“Nearshoring is so fetch! It’s totally the new offshoring!” said maybe a supply chain professional or two.
Nearshoring—bringing manufacturing and sourcing closer to the states—has trended in popularity among supply chain teams over the past couple of years.
Negatives of offshoring were emphasized in Covid-era logistics
Nearshoring is an alternative strategy to the offshoring model. It’s the practice of partnering with manufacturers and suppliers that are located in countries right near the shipper’s homeland. In the case for U.S. businesses, a nearshore operation may be working with a Mexican supplier rather than an overseas supplier in India.
While offshoring has several benefits, including low labor costs and proximity to raw materials, there are downsides to the practice that became emphasized in Covid-era logistics.
Take China, America’s offshoring capital, for example. Last year, when U.S. import volumes were at their highest, China’s manufacturing output was stymied due to Covid-related restrictions and lockdowns. Supply chain pros had no control over this fate and just had to wait for their late freight.
In return, this could be seen as one of the inflection points for businesses to withdraw their sourcing operation from overseas opting for a nearshore alternative. With involved parties now closer, shorter lead times will, if all goes to plan, increase cash-to-cash cycles and get product from the factory to the customer in relative haste.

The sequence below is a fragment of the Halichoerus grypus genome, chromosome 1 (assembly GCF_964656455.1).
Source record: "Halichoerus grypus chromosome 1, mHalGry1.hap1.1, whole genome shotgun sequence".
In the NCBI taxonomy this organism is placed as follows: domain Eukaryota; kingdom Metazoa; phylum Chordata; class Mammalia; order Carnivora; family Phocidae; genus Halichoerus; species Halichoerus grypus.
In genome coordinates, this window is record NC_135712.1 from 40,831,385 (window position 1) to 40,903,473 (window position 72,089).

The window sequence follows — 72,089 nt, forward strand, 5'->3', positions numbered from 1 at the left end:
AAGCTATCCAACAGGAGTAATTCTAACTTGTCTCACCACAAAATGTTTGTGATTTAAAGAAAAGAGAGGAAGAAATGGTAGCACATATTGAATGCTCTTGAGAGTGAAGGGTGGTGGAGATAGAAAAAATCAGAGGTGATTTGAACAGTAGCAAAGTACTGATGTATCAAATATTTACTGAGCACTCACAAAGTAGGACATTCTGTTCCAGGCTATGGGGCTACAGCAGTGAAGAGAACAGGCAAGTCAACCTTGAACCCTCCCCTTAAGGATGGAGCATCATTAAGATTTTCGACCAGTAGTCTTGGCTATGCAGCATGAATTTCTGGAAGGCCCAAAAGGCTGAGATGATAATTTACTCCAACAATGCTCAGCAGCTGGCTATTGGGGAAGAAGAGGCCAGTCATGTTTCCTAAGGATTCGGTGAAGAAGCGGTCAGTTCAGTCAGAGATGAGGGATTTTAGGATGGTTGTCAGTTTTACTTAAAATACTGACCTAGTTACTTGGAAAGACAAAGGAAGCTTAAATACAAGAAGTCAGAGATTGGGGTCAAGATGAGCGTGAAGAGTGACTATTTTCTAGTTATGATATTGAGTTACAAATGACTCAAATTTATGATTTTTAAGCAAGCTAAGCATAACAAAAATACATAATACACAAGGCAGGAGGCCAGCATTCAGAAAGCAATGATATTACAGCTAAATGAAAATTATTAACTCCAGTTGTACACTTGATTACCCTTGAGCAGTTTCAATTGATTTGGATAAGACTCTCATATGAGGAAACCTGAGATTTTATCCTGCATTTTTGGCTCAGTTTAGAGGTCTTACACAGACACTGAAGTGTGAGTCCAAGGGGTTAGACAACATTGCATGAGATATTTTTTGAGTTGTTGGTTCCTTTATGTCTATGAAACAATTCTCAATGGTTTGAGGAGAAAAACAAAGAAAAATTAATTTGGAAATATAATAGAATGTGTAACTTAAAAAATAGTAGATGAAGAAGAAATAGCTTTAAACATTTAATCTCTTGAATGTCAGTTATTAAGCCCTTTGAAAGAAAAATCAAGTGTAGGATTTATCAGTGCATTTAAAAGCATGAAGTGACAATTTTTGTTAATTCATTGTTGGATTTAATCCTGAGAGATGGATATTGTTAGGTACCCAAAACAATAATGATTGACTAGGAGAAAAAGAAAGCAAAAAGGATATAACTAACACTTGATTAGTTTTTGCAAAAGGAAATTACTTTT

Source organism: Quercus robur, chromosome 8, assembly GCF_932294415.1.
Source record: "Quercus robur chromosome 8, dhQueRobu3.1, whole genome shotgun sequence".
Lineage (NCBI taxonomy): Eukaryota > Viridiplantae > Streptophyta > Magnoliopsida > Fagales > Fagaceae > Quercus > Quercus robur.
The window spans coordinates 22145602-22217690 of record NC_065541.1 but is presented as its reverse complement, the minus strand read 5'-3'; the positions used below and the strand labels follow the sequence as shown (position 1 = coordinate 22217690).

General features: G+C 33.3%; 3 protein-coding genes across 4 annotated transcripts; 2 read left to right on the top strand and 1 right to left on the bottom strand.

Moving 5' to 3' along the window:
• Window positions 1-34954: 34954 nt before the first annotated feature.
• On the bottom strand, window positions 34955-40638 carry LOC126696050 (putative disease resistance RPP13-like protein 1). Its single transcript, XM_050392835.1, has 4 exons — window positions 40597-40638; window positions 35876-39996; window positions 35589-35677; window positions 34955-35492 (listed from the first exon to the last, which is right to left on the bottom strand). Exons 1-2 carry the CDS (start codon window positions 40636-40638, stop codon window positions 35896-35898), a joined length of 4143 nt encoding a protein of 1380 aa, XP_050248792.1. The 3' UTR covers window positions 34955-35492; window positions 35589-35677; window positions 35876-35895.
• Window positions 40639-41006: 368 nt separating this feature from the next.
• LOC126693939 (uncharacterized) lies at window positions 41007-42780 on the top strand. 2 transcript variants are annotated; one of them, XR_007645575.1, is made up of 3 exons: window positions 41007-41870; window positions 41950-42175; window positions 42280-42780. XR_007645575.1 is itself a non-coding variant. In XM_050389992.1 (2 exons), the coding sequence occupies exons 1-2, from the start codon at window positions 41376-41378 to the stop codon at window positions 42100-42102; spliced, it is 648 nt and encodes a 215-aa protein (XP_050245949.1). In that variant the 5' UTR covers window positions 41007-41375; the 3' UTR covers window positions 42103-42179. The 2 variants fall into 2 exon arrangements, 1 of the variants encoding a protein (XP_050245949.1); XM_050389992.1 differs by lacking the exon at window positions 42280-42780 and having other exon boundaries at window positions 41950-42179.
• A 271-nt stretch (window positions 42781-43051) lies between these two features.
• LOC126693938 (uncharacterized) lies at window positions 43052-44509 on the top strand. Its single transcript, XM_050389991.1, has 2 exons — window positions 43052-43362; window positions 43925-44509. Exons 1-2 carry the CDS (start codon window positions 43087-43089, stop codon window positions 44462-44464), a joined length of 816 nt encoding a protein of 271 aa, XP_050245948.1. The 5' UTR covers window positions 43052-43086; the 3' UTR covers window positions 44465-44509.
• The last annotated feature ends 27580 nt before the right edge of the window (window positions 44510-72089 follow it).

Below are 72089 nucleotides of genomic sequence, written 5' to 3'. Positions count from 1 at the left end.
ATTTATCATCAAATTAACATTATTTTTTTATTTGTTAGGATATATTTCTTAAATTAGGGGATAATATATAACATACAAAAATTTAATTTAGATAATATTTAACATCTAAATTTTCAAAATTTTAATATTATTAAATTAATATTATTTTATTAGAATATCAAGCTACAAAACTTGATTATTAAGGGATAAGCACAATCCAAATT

Mexico is the beneficiary of America’s growing nearshoring appeal
It’s important to note—nearshoring isn’t a move every business is looking to make, nor should they (depending on their current models).
However, many American supply chain teams have migrated their operations across the oceans to North America—specifically, south of the border. Bolstered with competitive advantages, location, free-trade agreements, and labor capacity, Mexico is the posterchild of America’s nearshoring movement.
Businesses have celebrated the move to Mexico as a gamechanger to their sourcing. Lead times are spoken about in terms of days, not weeks, and truckload replaces a costlier and lengthier ocean freight transit.
With this trend being “fetch” for many supply chains now, demand for logistics facilities along the border has boomed.
“The cross-border market is growing mostly due to the effects of nearshoring and e-commerce fulfillment centers coming to Mexico,” an insider told FreightWaves.
At California’s Otay Mesa port of entry alone, $62.4 billion in trade was reported in 2022, a strong reflection that nearshoring of manufacturing and supply chains in Mexico are very much real.
For shippers who do engage in a nearshoring practice for their sourcing model, strong cross-border support is necessary if they handle the responsibility of importing in their product or material.
Please contact us if you have any questions or concerns about cross-border trade. Our experts have helped many shippers move truckloads and carloads to and from Canada and Mexico.
In addition, please check out our Road Map newsletter to stay informed on all things trucking and rail every week.